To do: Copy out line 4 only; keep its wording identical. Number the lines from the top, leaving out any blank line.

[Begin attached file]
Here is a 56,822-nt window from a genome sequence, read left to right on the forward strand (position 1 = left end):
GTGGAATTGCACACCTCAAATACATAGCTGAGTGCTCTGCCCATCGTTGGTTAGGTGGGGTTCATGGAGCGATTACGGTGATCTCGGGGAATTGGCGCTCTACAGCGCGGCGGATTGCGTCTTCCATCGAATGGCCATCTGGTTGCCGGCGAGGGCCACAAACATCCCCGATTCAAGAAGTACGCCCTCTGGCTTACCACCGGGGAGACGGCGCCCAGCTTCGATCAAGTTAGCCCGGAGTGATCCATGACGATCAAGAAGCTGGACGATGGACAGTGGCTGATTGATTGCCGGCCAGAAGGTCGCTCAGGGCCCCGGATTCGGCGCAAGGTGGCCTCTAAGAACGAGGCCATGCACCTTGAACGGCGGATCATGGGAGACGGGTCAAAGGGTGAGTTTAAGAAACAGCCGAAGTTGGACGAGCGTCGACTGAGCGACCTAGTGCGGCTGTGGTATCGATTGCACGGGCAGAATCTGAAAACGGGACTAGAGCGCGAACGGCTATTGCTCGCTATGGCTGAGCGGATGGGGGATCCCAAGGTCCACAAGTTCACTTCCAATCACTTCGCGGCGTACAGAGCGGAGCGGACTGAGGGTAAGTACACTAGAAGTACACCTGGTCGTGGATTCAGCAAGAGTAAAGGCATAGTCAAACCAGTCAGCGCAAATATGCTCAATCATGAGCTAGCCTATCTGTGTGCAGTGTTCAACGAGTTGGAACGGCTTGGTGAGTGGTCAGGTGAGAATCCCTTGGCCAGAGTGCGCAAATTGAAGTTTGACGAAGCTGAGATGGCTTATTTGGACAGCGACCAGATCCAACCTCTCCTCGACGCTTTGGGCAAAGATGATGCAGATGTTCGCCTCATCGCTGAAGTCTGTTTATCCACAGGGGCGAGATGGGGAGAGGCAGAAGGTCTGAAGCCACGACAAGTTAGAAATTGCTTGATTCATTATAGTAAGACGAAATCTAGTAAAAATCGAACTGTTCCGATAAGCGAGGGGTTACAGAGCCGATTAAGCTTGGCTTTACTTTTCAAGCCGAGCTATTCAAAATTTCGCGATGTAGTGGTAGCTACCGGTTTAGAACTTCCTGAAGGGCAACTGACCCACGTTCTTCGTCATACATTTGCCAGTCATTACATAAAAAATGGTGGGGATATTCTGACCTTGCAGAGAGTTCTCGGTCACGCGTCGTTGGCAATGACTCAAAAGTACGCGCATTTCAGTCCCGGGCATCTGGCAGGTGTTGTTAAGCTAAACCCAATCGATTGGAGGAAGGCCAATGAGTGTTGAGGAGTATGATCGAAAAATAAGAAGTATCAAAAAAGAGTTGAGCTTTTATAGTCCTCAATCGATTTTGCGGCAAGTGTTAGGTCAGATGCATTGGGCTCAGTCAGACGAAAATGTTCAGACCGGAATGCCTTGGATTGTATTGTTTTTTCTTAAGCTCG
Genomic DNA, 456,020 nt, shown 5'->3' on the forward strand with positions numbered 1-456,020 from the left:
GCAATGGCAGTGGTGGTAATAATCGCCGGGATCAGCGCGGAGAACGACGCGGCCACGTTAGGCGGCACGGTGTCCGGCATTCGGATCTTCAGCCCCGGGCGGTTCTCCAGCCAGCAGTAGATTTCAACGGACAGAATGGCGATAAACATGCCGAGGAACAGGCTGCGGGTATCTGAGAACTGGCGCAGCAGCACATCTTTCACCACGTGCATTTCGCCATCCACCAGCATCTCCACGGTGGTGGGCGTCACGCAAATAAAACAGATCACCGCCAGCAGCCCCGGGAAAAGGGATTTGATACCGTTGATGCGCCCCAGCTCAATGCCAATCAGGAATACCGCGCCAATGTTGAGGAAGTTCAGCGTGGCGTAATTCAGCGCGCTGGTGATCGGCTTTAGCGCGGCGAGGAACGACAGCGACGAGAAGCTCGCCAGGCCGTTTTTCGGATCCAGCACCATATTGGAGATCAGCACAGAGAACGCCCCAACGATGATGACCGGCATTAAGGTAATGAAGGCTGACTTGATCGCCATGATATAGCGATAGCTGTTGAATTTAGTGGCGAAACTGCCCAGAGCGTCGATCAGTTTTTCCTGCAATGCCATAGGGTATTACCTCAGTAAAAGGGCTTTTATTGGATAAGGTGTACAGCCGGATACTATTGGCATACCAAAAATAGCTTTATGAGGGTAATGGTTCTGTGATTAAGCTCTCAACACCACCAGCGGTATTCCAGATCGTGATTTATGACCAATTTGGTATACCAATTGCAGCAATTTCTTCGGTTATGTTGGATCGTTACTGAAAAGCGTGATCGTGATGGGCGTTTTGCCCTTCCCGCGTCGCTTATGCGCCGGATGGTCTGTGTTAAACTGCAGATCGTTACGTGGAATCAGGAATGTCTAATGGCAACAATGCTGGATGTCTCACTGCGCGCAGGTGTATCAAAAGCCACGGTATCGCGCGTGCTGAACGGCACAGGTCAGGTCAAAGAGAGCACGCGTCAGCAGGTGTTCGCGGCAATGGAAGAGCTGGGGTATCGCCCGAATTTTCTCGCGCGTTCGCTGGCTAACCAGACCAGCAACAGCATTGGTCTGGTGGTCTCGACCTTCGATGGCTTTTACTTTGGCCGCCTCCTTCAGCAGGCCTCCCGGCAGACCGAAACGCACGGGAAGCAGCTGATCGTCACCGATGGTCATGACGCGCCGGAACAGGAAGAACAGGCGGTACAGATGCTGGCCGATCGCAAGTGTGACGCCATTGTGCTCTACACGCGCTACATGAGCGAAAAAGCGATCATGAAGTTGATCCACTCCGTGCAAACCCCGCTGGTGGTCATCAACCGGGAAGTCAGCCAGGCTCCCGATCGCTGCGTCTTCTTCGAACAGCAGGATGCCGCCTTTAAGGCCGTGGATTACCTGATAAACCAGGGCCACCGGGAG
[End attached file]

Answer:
GCAATGGCAGTGGTGGTAATAATCGCCGGGATCAGCGCGGAGAACGACGCGGCCACGTTAGGCGGCACGGTGTCCGGCATTCGGATCTTCAGCCCCGGGCGGTTCTCCAGCCAGCAGTAGATTTCAACGGACAGAATGGCGATAAACATGCCGAGGAACAGGCTGCGGGTATCTGAGAACTGGCGCAGCAGCACATCTTTCACCACGTGCATTTCGCCATCCACCAGCATCTCCACGGTGGTGGGCGTCACGCAAATAAAACAGATCACCGCCAGCAGCCCCGGGAAAAGGGATTTGATACCGTTGATGCGCCCCAGCTCAATGCCAATCAGGAATACCGCGCCAATGTTGAGGAAGTTCAGCGTGGCGTAATTCAGCGCGCTGGTGATCGGCTTTAGCGCGGCGAGGAACGACAGCGACGAGAAGCTCGCCAGGCCGTTTTTCGGATCCAGCACCATATTGGAGATCAGCACAGAGAACGCCCCAACGATGATGACCGGCATTAAGGTAATGAAGGCTGACTTGATCGCCATGATATAGCGATAGCTGTTGAATTTAGTGGCGAAACTGCCCAGAGCGTCGATCAGTTTTTCCTGCAATGCCATAGGGTATTACCTCAGTAAAAGGGCTTTTATTGGATAAGGTGTACAGCCGGATACTATTGGCATACCAAAAATAGCTTTATGAGGGTAATGGTTCTGTGATTAAGCTCTCAACACCACCAGCGGTATTCCAGATCGTGATTTATGACCAATTTGGTATACCAATTGCAGCAATTTCTTCGGTTATGTTGGATCGTTACTGAAAAGCGTGATCGTGATGGGCGTTTTGCCCTTCCCGCGTCGCTTATGCGCCGGATGGTCTGTGTTAAACTGCAGATCGTTACGTGGAATCAGGAATGTCTAATGGCAACAATGCTGGATGTCTCACTGCGCGCAGGTGTATCAAAAGCCACGGTATCGCGCGTGCTGAACGGCACAGGTCAGGTCAAAGAGAGCACGCGTCAGCAGGTGTTCGCGGCAATGGAAGAGCTGGGGTATCGCCCGAATTTTCTCGCGCGTTCGCTGGCTAACCAGACCAGCAACAGCATTGGTCTGGTGGTCTCGACCTTCGATGGCTTTTACTTTGGCCGCCTCCTTCAGCAGGCCTCCCGGCAGACCGAAACGCACGGGAAGCAGCTGATCGTCACCGATGGTCATGACGCGCCGGAACAGGAAGAACAGGCGGTACAGATGCTGGCCGATCGCAAGTGTGACGCCATTGTGCTCTACACGCGCTACATGAGCGAAAAAGCGATCATGAAGTTGATCCACTCCGTGCAAACCCCGCTGGTGGTCATCAACCGGGAAGTCAGCCAGGCTCCCGATCGCTGCGTCTTCTTCGAACAGCAGGATGCCGCCTTTAAGGCCGTGGATTACCTGATAAACCAGGGCCACCGGGAG